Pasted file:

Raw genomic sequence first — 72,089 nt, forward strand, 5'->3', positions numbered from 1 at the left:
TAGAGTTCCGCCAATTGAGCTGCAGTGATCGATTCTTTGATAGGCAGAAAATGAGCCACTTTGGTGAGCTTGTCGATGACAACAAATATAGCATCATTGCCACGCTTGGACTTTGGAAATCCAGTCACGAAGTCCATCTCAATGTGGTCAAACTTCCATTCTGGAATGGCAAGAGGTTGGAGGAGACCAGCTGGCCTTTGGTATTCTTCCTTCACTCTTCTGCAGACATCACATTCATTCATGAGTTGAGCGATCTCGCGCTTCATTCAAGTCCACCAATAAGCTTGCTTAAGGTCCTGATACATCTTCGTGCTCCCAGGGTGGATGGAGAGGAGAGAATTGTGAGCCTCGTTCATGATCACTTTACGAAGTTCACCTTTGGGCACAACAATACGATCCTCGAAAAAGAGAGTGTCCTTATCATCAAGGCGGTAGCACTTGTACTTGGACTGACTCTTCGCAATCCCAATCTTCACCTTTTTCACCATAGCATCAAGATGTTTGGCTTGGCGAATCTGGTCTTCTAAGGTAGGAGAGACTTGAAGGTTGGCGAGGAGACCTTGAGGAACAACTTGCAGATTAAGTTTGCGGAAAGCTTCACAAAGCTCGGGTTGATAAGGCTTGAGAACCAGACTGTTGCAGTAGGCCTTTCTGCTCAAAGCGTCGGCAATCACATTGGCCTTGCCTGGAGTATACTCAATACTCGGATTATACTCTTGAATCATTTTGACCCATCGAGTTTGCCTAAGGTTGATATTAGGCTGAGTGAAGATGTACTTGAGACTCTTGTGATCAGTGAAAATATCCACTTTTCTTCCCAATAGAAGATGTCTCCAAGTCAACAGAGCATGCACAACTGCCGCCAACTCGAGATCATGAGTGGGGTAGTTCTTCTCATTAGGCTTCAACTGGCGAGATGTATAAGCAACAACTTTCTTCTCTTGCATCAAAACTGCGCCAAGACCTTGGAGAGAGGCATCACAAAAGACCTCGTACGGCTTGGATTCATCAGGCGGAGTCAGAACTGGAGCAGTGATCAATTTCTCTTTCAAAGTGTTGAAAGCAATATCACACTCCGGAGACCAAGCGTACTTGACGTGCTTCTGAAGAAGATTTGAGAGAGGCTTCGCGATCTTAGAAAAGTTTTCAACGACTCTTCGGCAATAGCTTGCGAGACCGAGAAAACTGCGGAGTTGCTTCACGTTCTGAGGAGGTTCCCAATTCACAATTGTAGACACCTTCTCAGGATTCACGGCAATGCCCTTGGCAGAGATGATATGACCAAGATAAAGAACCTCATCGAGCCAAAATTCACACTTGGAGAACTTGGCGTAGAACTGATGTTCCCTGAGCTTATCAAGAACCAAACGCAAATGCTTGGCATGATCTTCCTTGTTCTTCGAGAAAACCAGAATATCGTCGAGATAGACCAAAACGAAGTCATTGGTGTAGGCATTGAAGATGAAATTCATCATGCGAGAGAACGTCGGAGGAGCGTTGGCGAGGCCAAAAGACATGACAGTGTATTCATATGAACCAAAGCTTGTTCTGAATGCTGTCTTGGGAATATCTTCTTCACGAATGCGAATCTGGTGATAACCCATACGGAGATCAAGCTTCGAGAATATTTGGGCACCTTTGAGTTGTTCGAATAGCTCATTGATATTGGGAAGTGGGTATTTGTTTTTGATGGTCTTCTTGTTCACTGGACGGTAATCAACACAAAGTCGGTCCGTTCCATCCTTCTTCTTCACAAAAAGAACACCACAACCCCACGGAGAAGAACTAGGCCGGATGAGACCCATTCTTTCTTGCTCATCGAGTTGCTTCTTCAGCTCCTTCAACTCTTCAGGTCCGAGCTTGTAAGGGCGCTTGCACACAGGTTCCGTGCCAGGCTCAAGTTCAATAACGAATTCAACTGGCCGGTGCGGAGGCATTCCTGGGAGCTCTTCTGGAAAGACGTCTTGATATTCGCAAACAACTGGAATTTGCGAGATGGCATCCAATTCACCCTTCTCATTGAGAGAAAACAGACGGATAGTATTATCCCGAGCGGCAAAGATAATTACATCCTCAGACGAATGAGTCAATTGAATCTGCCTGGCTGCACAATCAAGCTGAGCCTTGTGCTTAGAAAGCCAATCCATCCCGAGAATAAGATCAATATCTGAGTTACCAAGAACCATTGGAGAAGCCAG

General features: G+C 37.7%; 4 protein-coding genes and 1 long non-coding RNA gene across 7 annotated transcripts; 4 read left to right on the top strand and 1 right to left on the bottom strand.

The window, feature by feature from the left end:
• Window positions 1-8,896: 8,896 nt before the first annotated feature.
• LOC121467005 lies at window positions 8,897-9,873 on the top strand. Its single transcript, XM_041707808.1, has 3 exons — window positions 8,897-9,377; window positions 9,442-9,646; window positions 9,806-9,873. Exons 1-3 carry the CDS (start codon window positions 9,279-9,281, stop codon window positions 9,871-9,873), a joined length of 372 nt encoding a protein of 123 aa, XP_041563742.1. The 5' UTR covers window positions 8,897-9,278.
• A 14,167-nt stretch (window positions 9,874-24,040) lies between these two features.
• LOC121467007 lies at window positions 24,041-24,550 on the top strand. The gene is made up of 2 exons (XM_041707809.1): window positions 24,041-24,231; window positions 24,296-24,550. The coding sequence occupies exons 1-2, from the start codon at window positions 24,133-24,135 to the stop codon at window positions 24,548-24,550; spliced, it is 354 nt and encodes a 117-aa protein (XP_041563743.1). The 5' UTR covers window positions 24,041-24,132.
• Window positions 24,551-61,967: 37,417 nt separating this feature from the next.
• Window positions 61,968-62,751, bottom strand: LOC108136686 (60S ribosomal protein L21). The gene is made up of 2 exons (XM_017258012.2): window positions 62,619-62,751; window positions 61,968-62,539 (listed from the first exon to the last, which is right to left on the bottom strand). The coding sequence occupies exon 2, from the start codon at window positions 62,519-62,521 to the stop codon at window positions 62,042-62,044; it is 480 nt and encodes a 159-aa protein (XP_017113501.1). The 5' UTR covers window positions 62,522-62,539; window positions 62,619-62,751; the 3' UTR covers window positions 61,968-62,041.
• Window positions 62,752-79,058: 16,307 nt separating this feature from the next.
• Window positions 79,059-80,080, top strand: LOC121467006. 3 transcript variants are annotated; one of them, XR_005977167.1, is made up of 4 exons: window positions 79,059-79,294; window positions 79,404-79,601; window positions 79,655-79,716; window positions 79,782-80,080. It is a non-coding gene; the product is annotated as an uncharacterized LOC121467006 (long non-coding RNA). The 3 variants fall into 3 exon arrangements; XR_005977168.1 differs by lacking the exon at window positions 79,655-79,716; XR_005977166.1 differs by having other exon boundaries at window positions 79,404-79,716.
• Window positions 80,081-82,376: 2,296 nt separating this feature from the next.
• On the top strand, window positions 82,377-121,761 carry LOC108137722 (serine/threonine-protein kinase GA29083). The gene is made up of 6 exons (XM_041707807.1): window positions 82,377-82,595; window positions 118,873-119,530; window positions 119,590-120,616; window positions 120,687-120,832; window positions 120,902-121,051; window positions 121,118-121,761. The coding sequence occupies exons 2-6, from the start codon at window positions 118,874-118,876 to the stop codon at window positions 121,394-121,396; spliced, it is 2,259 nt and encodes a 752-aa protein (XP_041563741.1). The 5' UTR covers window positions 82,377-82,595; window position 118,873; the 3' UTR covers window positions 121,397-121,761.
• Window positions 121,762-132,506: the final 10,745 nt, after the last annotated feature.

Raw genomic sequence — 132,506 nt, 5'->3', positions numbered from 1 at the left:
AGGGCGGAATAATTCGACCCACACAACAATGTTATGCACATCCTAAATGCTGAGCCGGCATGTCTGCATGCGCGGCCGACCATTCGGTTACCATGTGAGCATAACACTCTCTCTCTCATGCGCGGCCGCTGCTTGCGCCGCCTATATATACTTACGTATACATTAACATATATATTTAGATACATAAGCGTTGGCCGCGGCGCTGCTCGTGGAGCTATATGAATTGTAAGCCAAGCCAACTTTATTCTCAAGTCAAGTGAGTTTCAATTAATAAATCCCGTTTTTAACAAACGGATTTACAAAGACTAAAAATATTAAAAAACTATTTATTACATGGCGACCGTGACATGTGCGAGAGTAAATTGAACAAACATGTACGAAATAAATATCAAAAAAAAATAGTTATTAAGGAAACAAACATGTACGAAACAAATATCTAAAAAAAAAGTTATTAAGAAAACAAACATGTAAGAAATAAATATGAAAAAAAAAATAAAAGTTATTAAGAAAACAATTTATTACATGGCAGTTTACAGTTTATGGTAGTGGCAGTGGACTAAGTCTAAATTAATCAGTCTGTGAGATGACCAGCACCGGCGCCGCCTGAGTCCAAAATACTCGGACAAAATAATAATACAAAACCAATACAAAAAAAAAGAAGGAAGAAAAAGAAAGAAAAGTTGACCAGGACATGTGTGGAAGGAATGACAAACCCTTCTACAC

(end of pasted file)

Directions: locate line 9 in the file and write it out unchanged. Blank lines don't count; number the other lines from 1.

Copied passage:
• Window positions 24,551-61,967: 37,417 nt separating this feature from the next.